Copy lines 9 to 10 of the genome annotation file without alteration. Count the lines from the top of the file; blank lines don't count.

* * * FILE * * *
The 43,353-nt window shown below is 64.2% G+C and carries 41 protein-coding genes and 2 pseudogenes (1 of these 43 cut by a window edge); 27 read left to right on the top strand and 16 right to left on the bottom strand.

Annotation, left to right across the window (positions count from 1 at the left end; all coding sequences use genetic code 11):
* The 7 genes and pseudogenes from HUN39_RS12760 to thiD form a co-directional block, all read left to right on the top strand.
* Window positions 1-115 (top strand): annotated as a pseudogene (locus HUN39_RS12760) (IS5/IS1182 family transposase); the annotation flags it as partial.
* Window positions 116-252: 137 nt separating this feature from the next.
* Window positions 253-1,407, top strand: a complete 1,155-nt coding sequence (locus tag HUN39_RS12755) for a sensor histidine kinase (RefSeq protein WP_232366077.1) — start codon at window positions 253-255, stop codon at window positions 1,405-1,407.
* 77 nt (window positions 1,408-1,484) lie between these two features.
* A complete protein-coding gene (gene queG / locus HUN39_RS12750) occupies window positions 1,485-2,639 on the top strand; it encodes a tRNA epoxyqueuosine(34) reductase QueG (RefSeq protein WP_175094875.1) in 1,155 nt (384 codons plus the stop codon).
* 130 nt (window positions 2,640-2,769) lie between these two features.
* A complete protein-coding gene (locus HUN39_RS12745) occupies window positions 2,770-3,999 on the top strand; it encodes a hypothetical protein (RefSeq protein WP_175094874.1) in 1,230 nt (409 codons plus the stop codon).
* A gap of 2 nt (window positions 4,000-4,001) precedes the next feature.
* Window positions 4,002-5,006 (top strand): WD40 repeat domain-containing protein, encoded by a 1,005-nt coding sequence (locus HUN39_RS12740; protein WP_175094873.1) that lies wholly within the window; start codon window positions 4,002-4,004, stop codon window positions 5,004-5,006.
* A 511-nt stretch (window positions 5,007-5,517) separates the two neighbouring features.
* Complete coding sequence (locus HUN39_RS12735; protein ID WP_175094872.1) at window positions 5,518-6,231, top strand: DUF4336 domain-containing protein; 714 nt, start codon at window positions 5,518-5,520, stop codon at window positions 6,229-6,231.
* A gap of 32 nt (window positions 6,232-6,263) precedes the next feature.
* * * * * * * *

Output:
* 130 nt (window positions 2,640-2,769) lie between these two features.
* A complete protein-coding gene (locus HUN39_RS12745) occupies window positions 2,770-3,999 on the top strand; it encodes a hypothetical protein (RefSeq protein WP_175094874.1) in 1,230 nt (409 codons plus the stop codon).